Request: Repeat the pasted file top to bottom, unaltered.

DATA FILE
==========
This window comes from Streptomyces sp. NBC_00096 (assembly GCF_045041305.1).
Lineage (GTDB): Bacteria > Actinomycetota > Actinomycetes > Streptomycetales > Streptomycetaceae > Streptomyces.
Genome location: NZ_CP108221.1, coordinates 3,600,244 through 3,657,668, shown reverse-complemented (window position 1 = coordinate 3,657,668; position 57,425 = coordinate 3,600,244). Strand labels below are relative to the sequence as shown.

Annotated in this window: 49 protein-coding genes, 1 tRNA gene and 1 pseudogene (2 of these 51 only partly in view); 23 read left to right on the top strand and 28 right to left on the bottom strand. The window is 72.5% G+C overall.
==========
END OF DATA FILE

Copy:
This window comes from Streptomyces sp. NBC_00096 (assembly GCF_045041305.1).
Lineage (GTDB): Bacteria > Actinomycetota > Actinomycetes > Streptomycetales > Streptomycetaceae > Streptomyces.
Genome location: NZ_CP108221.1, coordinates 3,600,244 through 3,657,668, shown reverse-complemented (window position 1 = coordinate 3,657,668; position 57,425 = coordinate 3,600,244). Strand labels below are relative to the sequence as shown.

Annotated in this window: 49 protein-coding genes, 1 tRNA gene and 1 pseudogene (2 of these 51 only partly in view); 23 read left to right on the top strand and 28 right to left on the bottom strand. The window is 72.5% G+C overall.